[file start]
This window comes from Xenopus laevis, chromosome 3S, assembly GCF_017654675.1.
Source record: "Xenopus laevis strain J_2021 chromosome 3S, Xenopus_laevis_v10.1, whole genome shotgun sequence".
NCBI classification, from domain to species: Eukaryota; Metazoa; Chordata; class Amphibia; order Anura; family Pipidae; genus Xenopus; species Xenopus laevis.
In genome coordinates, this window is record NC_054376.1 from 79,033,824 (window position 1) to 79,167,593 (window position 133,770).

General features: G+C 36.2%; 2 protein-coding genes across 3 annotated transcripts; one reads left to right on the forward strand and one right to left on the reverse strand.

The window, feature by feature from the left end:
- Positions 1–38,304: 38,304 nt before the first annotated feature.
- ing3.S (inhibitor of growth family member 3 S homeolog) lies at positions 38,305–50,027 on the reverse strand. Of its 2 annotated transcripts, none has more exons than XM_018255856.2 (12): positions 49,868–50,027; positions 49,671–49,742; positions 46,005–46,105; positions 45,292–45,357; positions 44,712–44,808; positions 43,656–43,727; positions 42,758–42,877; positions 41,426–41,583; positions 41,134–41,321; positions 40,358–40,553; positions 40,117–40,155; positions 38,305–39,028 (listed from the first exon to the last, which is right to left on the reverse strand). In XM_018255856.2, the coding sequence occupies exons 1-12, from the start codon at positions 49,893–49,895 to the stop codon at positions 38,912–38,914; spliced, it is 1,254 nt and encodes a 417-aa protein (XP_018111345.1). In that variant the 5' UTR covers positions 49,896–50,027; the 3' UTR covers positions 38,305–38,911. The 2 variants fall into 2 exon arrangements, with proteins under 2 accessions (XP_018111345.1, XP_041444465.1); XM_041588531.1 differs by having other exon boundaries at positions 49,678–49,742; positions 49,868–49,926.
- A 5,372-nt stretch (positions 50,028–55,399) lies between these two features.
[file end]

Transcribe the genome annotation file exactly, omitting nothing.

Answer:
This window comes from Xenopus laevis, chromosome 3S, assembly GCF_017654675.1.
Source record: "Xenopus laevis strain J_2021 chromosome 3S, Xenopus_laevis_v10.1, whole genome shotgun sequence".
NCBI classification, from domain to species: Eukaryota; Metazoa; Chordata; class Amphibia; order Anura; family Pipidae; genus Xenopus; species Xenopus laevis.
In genome coordinates, this window is record NC_054376.1 from 79,033,824 (window position 1) to 79,167,593 (window position 133,770).

General features: G+C 36.2%; 2 protein-coding genes across 3 annotated transcripts; one reads left to right on the forward strand and one right to left on the reverse strand.

The window, feature by feature from the left end:
- Positions 1–38,304: 38,304 nt before the first annotated feature.
- ing3.S (inhibitor of growth family member 3 S homeolog) lies at positions 38,305–50,027 on the reverse strand. Of its 2 annotated transcripts, none has more exons than XM_018255856.2 (12): positions 49,868–50,027; positions 49,671–49,742; positions 46,005–46,105; positions 45,292–45,357; positions 44,712–44,808; positions 43,656–43,727; positions 42,758–42,877; positions 41,426–41,583; positions 41,134–41,321; positions 40,358–40,553; positions 40,117–40,155; positions 38,305–39,028 (listed from the first exon to the last, which is right to left on the reverse strand). In XM_018255856.2, the coding sequence occupies exons 1-12, from the start codon at positions 49,893–49,895 to the stop codon at positions 38,912–38,914; spliced, it is 1,254 nt and encodes a 417-aa protein (XP_018111345.1). In that variant the 5' UTR covers positions 49,896–50,027; the 3' UTR covers positions 38,305–38,911. The 2 variants fall into 2 exon arrangements, with proteins under 2 accessions (XP_018111345.1, XP_041444465.1); XM_041588531.1 differs by having other exon boundaries at positions 49,678–49,742; positions 49,868–49,926.
- A 5,372-nt stretch (positions 50,028–55,399) lies between these two features.